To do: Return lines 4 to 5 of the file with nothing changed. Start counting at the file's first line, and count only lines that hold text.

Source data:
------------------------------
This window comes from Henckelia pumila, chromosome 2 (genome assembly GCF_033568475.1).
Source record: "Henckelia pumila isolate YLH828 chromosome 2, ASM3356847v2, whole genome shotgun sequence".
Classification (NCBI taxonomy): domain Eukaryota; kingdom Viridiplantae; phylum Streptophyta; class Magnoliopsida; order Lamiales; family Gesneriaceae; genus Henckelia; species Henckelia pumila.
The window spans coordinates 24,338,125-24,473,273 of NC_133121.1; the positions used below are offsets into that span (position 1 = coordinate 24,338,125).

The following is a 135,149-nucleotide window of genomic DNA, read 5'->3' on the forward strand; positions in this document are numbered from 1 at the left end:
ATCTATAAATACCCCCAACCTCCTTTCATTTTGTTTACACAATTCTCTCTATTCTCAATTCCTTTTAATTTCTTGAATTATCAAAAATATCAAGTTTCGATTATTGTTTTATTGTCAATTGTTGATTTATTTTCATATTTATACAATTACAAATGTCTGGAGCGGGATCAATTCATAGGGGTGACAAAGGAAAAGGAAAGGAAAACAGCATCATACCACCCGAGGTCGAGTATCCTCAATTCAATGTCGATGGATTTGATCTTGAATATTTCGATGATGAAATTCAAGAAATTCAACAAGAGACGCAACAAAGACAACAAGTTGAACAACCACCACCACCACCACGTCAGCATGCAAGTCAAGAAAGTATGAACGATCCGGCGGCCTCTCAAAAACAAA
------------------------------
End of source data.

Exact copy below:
The window spans coordinates 24,338,125-24,473,273 of NC_133121.1; the positions used below are offsets into that span (position 1 = coordinate 24,338,125).

The following is a 135,149-nucleotide window of genomic DNA, read 5'->3' on the forward strand; positions in this document are numbered from 1 at the left end: